He has replaced David Beckham as Adidas’s new poster boy. On the latest Adidas billboards, spread across London, he is sitting cross-legged; as if cooling his heals after a day’s work out, peeping over Londoners, tired and overworked, telling them the secrets of his unfailing energy.
Fauja Singh, Britain’s most popular Sikh is 93, the oldest runner in Sunday’s London Marathon. He is threatening to break his own world record of 5.40 hours in the 90 plus age bracket that he set last year.
While running Marathon races in London, New York and Toronto last year, he raised thousands of pounds for various charities promoting Sikh culture around the world. He has also raised money for BLISS, a charity dedicated to the care for premature babies. He describes it as the ‘‘oldest running for the youngest’’.
Fauja Singh shot to fame five years ago, when aged 89, he completed the gruelling 26.2 mile distance in 6 hours and 54 minutes. This knocked 58 minutes off the previous world best for anyone in the 90 plus age bracket.
The career of this extraordinary Marathon runner is closely supervised by his personal trainer Harminder Singh. He says ‘‘he can still run for a few more years. And perhaps in five years he might be the oldest man to run a Marathon.’’
Fauja Singh came to London in 1992 to live with his son after his wife’s death in his village in Jalandhar. ‘‘Sitting at home was really killing,’’ he says in Punjabi. ‘‘Most elderly people in Britain eat a rich diet, don’t move about and only travel in cars, and that makes them sick,’’ he says. He wasn’t prepared to go the same way. So he took up jogging initially to beat the boredom of sitting at home.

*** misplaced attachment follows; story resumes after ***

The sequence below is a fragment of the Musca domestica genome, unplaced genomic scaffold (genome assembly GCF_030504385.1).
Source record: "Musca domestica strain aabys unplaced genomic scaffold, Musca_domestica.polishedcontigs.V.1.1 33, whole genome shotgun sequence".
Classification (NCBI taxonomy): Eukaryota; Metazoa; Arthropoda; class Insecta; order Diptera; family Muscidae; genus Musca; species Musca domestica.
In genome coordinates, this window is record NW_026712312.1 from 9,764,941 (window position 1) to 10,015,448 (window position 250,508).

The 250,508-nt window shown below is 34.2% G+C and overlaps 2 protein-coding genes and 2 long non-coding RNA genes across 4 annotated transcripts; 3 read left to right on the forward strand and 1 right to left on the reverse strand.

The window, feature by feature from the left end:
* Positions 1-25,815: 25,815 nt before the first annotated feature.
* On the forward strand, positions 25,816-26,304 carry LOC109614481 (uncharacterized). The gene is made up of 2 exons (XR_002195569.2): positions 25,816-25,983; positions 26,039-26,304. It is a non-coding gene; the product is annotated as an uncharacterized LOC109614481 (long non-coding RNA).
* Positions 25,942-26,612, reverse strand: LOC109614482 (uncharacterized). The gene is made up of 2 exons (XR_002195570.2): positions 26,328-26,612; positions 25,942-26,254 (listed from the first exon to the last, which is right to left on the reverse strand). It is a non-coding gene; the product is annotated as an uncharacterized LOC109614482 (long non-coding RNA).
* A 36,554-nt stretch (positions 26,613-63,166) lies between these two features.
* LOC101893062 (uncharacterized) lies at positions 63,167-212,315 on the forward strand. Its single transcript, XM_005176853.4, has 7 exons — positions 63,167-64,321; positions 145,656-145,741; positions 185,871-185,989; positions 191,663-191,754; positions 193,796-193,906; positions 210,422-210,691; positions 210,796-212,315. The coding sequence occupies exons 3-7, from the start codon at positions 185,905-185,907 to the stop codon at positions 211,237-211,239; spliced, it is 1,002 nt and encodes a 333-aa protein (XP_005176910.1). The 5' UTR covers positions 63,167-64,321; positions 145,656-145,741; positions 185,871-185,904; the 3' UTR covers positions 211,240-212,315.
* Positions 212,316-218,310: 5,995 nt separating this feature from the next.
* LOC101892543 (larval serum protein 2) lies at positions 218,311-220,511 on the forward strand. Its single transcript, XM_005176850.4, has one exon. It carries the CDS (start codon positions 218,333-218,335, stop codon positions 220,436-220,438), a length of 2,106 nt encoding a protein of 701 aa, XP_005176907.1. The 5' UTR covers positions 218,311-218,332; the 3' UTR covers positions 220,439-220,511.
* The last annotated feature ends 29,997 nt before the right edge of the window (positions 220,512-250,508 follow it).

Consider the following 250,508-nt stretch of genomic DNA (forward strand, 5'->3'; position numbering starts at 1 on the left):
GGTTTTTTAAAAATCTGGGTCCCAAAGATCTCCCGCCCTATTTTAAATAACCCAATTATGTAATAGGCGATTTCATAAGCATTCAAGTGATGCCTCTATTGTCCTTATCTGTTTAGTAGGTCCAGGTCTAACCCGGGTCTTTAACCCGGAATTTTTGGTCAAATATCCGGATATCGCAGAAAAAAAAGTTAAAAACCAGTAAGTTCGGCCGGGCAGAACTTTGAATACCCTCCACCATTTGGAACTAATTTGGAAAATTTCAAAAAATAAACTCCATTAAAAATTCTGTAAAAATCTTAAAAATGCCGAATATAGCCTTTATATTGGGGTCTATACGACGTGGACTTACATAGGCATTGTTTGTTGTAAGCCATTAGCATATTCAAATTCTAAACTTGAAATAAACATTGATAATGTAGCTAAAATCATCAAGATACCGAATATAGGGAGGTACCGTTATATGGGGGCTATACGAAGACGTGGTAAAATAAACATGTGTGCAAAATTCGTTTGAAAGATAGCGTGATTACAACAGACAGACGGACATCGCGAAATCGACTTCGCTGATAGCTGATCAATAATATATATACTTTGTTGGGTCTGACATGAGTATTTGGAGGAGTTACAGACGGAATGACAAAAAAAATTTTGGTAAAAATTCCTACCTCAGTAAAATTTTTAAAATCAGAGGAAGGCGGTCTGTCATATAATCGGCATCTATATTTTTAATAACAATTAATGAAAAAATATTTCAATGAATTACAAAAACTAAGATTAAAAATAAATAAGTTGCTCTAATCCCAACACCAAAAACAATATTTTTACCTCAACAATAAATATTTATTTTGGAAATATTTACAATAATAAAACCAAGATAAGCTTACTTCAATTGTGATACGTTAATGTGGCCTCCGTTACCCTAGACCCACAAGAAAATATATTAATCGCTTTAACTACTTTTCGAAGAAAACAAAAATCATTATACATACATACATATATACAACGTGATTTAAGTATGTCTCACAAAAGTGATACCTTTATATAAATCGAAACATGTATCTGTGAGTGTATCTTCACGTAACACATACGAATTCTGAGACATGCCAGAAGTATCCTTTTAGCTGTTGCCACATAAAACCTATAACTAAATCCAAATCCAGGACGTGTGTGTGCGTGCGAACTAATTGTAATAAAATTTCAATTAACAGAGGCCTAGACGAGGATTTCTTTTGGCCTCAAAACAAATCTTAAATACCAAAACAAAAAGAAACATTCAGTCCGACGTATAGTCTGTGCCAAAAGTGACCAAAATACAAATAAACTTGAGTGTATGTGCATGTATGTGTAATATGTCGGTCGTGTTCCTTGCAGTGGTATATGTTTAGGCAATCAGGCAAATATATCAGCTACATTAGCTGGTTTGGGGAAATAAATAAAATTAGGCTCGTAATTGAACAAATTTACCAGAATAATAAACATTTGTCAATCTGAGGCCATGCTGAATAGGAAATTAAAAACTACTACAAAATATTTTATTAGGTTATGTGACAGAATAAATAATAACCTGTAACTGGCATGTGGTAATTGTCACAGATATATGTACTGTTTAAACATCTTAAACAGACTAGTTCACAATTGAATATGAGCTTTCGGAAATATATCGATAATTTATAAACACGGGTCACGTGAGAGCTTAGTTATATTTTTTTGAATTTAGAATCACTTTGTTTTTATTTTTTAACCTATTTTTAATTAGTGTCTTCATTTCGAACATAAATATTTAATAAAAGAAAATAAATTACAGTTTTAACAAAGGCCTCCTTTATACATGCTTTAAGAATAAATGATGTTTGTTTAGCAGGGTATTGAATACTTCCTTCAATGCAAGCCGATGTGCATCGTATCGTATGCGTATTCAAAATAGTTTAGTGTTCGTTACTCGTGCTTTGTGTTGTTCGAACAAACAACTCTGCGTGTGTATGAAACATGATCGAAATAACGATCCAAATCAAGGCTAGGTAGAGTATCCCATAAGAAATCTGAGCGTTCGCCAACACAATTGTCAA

‘‘I never thought of running a Marathon then. But slowly it grew.’’ What surprises many is that he supports his eight stone and six feet tall body frame with a very simple vegetarian diet. ‘‘I am very careful about different foods. My diet is simple phulka, dal, green vegetables, yoghurt and milk. I do not touch parathas, pakoras, rice or any other fried food. I take lots of water and tea with ginger.’’
And that smile is eternally fixed beneath his silver haired beard. Perhaps that’s the reason behind his strikingly inspiring and positive attitude. ‘‘I go to bed early taking the name of my Rabba as I don’t want all those negative thoughts crossing my mind.’’
Doesn’t he find it difficult to cover 26 miles at this age? ‘‘The first 20 miles are not difficult. As for last six miles, I run while talking to God.’’
Last year, Adidas signed him up for its ‘‘Nothing Is Impossible’’ advertising campaign. He won’t reveal how much money the deal involves, but says that a large part of his earnings goes to charity. But the question is how long can he continue to run Marathons.
Steven Carroll, an expert in sports medicine says that Fauja Singh should go on running for as long as he likes, provided his cardiovascular system is able to support his gruelling schedule. But, he cautioned: ‘‘No one should run a marathon, be they 16 or 93, without getting properly fit first. A marathon is a punishing event and anyone thinking of entering must build up endurance.’’
Last Friday, Fauja Singh had to go through his final medical test. ‘‘They had all types of machines and took many tests. Everything is fine with me. Though my one leg is weaker than the other, I can complete the run,’’ he says wth a disarming smile.
That’s why the Adidas billboard warns the Marathon runners from Kenya: ‘‘The Kenyans had better watch out for him when hehits 100.’’
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